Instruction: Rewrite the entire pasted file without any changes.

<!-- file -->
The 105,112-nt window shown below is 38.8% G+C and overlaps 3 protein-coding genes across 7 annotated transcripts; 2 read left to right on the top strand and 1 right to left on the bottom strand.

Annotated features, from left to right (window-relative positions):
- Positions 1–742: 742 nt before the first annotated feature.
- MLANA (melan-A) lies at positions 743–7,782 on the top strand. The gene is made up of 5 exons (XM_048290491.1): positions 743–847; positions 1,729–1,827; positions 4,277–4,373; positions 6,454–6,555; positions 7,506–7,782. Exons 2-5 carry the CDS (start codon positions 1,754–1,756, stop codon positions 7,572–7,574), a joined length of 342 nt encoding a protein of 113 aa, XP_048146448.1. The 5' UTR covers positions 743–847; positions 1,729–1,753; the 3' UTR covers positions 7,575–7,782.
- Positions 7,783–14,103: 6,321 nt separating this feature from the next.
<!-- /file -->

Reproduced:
The 105,112-nt window shown below is 38.8% G+C and overlaps 3 protein-coding genes across 7 annotated transcripts; 2 read left to right on the top strand and 1 right to left on the bottom strand.

Annotated features, from left to right (window-relative positions):
- Positions 1–742: 742 nt before the first annotated feature.
- MLANA (melan-A) lies at positions 743–7,782 on the top strand. The gene is made up of 5 exons (XM_048290491.1): positions 743–847; positions 1,729–1,827; positions 4,277–4,373; positions 6,454–6,555; positions 7,506–7,782. Exons 2-5 carry the CDS (start codon positions 1,754–1,756, stop codon positions 7,572–7,574), a joined length of 342 nt encoding a protein of 113 aa, XP_048146448.1. The 5' UTR covers positions 743–847; positions 1,729–1,753; the 3' UTR covers positions 7,575–7,782.
- Positions 7,783–14,103: 6,321 nt separating this feature from the next.